Tiny crustaceans have what it takes to survive climate change • Earth.com

A recent study conducted by the University of Wisconsin – Madison found that some species of copepods such as Eurytemora affinis – tiny crustaceans measuring around a millimeter in length and roaming the coastal waters of oceans and estuaries around the world in large numbers – can evolve fast enough to survive in the face of rapid climate change.

“This is a dominant coastal species, serving as a very abundant and very nutritious fish food,” said study lead author Carol Eunmi Lee, professor of integrative biology at UW Madison. “But they are vulnerable to climate change.”

Because the salinity of the oceans is rapidly decreasing as the ice melts and precipitation patterns change, this saltwater species that evolved over the ages in high salinity waters must now adapt to harsher water. much softer in its environment.

In order to study how copepods react to drops in salinity, the scientists kept a population of Eurytemora affinis of the Baltic Sea in their laboratory and observed them for a few generations. After dividing the copepods into 14 groups of a few thousand each, they placed four of those groups in Baltic-like environments, while exposing the other ten groups to falling salinity levels that simulated the kind of pressure caused by climate change. For a total of ten generations, these groups saw their water gradually reduced to lower salinity levels.

To track evolutionary changes in the genomes of the tiny crustaceans, the researchers sequenced the genome of each copepod lineage at the start of the experiment, as well as after six and ten generations.

The analysis revealed that the strongest signals of natural selection – where changes were greatest and most frequent in groups exposed to low levels of salinity – were in areas of the genome important for the regulation of ions, such as sodium carriers.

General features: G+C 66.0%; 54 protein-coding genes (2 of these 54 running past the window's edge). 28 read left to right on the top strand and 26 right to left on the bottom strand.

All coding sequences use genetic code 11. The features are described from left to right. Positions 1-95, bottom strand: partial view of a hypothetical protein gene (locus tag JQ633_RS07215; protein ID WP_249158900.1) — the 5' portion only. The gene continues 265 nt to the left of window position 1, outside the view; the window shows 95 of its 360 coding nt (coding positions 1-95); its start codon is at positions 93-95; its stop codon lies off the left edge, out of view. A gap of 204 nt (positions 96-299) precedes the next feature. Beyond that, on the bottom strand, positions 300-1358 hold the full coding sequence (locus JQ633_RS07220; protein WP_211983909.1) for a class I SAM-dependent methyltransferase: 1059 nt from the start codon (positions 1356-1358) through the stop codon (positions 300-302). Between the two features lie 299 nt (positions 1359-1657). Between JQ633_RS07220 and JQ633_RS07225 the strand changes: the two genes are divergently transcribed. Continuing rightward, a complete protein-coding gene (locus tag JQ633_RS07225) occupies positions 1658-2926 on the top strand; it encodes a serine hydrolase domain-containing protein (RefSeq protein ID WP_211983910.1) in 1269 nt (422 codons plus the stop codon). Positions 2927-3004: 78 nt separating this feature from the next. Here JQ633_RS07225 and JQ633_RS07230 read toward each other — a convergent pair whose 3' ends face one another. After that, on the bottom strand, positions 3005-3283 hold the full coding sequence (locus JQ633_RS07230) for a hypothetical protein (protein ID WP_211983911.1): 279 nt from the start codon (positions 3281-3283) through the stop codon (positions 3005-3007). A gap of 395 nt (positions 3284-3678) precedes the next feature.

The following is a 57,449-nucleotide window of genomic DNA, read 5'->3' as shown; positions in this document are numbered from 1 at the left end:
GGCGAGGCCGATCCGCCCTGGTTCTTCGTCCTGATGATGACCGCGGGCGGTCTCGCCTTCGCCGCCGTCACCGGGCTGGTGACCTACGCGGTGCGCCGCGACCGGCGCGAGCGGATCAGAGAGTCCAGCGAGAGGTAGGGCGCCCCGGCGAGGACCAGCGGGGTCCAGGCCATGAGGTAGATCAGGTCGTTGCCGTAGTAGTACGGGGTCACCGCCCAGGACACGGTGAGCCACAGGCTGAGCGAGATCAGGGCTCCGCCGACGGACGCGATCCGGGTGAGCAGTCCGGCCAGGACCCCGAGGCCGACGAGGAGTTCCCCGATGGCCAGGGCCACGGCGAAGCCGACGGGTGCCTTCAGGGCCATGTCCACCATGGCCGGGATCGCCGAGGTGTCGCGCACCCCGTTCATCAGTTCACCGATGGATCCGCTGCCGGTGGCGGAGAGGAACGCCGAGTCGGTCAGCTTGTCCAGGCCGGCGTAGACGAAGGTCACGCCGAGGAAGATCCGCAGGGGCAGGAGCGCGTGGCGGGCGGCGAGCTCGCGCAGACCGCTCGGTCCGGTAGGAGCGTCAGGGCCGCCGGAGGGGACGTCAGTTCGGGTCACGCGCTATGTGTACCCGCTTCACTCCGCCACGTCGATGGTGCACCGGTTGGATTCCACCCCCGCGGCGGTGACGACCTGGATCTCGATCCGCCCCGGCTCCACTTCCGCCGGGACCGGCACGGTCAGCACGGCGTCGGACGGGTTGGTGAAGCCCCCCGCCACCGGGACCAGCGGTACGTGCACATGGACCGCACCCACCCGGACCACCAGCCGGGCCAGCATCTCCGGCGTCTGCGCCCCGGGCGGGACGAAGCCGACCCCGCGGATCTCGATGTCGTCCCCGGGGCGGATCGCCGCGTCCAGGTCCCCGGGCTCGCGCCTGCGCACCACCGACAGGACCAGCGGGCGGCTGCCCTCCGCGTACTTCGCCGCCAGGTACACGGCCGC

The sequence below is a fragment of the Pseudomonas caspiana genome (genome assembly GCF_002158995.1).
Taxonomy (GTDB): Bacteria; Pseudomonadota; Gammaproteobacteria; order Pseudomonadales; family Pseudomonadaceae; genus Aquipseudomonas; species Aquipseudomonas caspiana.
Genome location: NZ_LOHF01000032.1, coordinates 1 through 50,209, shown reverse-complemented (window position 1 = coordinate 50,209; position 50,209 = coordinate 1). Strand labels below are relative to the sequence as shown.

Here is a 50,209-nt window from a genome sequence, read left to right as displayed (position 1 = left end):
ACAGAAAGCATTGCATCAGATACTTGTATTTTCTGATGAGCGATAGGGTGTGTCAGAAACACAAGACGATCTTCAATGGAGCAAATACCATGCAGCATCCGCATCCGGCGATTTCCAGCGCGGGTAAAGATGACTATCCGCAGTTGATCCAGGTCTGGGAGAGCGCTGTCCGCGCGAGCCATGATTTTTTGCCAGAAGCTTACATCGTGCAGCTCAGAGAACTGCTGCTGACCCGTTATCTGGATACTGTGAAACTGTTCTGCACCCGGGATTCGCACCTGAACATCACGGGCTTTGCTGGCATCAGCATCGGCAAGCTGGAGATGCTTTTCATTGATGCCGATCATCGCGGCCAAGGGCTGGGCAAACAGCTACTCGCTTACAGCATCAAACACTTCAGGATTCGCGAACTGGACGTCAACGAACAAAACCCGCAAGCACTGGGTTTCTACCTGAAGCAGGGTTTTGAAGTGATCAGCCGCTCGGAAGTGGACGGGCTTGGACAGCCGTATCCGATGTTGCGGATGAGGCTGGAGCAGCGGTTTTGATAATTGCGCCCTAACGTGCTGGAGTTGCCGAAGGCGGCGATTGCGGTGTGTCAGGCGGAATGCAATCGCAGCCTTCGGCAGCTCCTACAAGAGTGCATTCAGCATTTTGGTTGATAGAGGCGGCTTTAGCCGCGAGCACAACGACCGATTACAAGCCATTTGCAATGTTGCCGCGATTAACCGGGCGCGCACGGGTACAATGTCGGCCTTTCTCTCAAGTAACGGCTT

“In salt water, there are a lot of ions, like sodium, that are essential for survival. But when you get to fresh water, those ions are valuable,” Professor Lee explained. copepods have to suck them up from the environment and cling to them, and the ability to do that relies on these ion transporters that we’ve found through natural selection.”

At the end of the experiment, copepods with certain genetic combinations of the ion transporter were more likely to survive, even though the salinity of their water decreased. Genetic variants found in copepods that managed to survive lower salinity in the laboratory are also common in copepods living in cooler regions of the Baltic Sea, the researchers said.

“This copepod gives us an idea of ​​what is needed, an idea of ​​the necessary conditions, which allow a population to evolve rapidly in response to climate change. It also shows how important evolution is to understanding our changing planet and how – or even if – populations and ecosystems will survive,” Professor Lee concluded.

The study is published in the journal Nature Communication.

By Andrei Ionescu, Terre.com Personal editor

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